We’ve never seen anything like the pictures emanating out of Japan. Modern video and still photography technology give us an unprecedented view of a phenomenon of vast power and consequence. It might seem like something that has never been witnessed before. However, the impact of a tsunami (Japanese: 津波, lit. “harbor wave”), only by chance a Japanese word that has entered into worldwide parlance, was reported in chilling detail by at least two prominent Greek and Roman historians.
Over four centuries before Christ, the Greek historian Thucydides wrote in his History of the Peloponnesian War about a tsunami that had struck Greek coastal towns. We can recognize the imagery more readily now, as it parallels the footage we are seeing out of Sendai, Japan.
The next summer [426 BC] the Peloponnesians and their confederates came as far as the isthmus under the conduct of Agis the son of Archidamus, intending to have invaded Attica; but by reason of the many earthquakes that then happened, they turned back, and the invasion proceeded not. About the same time (Euboea being then troubled with earthquakes), the sea came in at Orobiae on the part which then was land and, being impetuous withal, overflowed most part of the city, whereof part it covered and part it washed down and made lower in the return so that it is now sea which before was land. And the people, as many as could not prevent it by running up into the higher ground, perished. Another inundation like unto this happened in the isle of Atalanta, on the coast of Locris of the Opuntians, and carried away part of the Athenians’ fort there; and of two galleys that lay on dry land, it brake one in pieces. Also there happened at Peparethus a certain rising of the water, but it brake not in; and a part of the wall, the town-house, and some few houses besides were overthrown by the earthquakes. The cause of such inundation, for my part, I take to be this: that the earthquake, where it was very great, did there send off the sea; and the sea returning on a sudden, caused the water to come on with greater violence. And it seemeth unto me that without an earthquake such an accident could never happen.—Thucydides (ca. 430 BC), History of the Peloponnesian War, (89), Thomas Hobbes, Ed., London: Bohn.
Centuries later, Roman historian Ammianus Marcellinus described the tsunami caused by a large earthquake that devastated Alexandria, Egypt in 365 AD. In this even more evocative description, the effects of the retreating sea and its catastrophic return are described in terse and dramatic language.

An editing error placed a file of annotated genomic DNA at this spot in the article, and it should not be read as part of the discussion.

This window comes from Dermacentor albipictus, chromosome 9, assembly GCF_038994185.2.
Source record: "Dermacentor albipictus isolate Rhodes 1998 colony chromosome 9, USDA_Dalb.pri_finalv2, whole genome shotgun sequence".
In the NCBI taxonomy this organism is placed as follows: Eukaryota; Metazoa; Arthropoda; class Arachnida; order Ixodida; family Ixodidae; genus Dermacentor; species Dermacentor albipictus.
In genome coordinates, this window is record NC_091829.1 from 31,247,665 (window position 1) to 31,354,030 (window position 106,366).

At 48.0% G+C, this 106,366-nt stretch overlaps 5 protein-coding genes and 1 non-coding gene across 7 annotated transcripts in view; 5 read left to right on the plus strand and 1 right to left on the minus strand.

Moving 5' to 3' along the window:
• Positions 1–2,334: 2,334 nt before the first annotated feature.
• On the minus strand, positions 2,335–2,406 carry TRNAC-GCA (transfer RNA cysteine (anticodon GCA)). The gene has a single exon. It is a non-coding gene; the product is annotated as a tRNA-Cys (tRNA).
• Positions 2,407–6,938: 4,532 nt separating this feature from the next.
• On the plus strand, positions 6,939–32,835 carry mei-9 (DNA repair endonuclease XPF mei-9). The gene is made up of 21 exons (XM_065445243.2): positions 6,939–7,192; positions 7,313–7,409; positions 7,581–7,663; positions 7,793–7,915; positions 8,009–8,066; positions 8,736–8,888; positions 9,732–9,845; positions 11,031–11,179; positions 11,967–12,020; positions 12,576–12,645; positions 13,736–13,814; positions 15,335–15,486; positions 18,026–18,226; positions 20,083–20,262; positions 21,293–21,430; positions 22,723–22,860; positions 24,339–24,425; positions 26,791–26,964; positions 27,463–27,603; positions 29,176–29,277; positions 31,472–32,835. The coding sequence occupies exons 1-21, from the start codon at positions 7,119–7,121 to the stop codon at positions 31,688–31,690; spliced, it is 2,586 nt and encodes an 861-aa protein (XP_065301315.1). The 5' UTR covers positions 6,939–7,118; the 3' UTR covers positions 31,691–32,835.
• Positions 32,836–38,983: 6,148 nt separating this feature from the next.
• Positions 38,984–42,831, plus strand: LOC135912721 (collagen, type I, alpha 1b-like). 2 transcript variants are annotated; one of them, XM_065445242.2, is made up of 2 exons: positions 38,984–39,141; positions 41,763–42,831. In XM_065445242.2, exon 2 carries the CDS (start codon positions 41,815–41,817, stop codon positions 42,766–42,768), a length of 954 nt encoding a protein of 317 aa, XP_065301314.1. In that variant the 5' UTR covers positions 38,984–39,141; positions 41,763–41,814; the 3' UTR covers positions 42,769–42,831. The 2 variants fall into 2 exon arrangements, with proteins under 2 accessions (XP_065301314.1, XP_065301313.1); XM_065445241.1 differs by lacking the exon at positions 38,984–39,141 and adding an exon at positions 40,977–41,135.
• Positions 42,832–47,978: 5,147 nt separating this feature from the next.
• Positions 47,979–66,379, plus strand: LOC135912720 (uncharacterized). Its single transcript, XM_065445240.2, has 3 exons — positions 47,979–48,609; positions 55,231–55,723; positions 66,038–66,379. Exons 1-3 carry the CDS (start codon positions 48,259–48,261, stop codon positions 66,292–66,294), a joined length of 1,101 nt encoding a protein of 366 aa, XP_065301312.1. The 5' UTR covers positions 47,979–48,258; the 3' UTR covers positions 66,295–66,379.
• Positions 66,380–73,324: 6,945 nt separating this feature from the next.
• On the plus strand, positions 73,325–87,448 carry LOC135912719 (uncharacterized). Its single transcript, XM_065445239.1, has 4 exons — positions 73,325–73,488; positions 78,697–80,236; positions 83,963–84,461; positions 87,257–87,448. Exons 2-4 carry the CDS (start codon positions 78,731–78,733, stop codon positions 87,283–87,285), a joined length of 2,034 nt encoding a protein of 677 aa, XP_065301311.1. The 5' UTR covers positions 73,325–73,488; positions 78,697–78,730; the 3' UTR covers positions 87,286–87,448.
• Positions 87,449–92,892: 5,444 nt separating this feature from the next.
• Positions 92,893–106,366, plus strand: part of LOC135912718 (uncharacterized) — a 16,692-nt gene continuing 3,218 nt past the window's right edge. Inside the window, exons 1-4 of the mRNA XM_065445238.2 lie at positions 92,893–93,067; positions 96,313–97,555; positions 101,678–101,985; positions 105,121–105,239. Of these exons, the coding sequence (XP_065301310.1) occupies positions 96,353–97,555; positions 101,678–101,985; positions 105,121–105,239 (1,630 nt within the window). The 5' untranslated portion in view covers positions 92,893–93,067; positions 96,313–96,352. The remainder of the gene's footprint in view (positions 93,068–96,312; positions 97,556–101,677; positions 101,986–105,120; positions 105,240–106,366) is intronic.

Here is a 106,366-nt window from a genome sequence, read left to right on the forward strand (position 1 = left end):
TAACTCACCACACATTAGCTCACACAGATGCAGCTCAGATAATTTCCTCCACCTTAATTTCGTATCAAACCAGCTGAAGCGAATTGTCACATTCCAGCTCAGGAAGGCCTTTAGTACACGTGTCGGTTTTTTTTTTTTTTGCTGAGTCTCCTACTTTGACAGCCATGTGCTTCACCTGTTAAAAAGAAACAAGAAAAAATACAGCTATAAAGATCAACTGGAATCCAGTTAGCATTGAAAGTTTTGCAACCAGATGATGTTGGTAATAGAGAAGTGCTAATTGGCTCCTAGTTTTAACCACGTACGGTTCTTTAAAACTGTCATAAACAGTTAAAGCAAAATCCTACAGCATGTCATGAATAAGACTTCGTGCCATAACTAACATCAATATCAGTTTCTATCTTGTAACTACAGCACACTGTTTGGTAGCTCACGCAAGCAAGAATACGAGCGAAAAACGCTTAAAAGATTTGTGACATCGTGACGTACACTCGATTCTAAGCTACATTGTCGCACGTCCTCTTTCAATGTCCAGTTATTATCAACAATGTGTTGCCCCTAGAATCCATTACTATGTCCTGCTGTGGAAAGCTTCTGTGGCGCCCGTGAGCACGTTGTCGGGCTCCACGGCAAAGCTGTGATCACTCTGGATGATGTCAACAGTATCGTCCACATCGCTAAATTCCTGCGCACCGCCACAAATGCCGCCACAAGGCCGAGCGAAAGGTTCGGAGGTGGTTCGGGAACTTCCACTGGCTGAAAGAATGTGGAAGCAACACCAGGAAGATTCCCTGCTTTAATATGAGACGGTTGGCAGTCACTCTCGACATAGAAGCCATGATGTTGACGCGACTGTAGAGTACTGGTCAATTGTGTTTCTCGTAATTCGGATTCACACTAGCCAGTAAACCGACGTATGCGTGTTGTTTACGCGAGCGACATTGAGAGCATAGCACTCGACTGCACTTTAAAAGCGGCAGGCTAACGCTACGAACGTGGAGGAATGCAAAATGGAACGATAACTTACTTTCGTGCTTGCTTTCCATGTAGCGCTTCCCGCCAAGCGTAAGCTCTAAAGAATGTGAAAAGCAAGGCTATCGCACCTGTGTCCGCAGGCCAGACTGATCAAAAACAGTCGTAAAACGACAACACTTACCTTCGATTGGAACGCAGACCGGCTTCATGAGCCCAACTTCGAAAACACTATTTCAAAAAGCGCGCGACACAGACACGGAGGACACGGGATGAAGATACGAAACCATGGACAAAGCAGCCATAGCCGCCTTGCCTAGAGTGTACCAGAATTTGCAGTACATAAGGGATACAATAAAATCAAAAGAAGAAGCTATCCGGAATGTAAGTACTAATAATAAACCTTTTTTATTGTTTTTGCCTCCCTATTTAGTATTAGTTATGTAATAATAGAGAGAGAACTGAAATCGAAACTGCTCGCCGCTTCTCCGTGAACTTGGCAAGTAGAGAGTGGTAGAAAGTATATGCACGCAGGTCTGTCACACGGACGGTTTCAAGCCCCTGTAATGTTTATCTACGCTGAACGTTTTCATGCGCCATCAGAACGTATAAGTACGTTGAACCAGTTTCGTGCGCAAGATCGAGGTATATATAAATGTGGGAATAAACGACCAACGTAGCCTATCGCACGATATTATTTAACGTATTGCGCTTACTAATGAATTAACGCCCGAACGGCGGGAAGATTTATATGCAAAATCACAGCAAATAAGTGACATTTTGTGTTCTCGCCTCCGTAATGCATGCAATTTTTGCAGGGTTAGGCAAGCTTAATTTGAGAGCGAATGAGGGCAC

While that usurper of whose many deeds and his death we have told, still survived, on the twenty-first of July in the first consulship of Valentinian with his brother, horrible phenomena suddenly spread through the entire extent of the world, such as are related to us neither in fable nor in truthful history. For a little after daybreak, preceded by heavy and repeated thunder and lightning, the whole of the firm and solid earth was shaken and trembled, the sea with its rolling waves was driven back and withdrew from the land, so that in the abyss of the deep thus revealed men saw many kinds of sea-creatures stuck fast in the slime; and vast mountains and deep valleys, which Nature, the creator, had hidden in the unplumbed depths, then, as one might well believe, first saw the beams of the sun. Hence, many ships were stranded as if on dry land, and since many men roamed about without fear in the little that remained of the waters, to gather fish and similar things with their hands, the roaring sea, resenting, as it were, this forced retreat, rose in its turn; and over the boiling shoals it dashed mightily upon islands and broad stretches of the mainland, and leveled innumerable buildings in the cities and where else they were found; so that amid the mad discord of the elements the altered face of the earth revealed wondrous sights. For the great mass of waters, returning when it was least expected, killed many thousands of men by drowning; and by the swift recoil of the eddying tides a number of ships, after the swelling of the wet element subsided, were seen to have foundered, and lifeless bodies of shipwrecked persons lay floating on their backs or on their faces. Other great ships, driven by the mad blasts, landed on the tops of buildings (as happened at Alexandria), and some were driven almost two miles inland, like a Laconian ship which I myself in passing that way saw near the town of Mothone, yawning apart through long decay.—Marcellinus, A. (360) Res Gestae, Vol. II, (26) 15-19.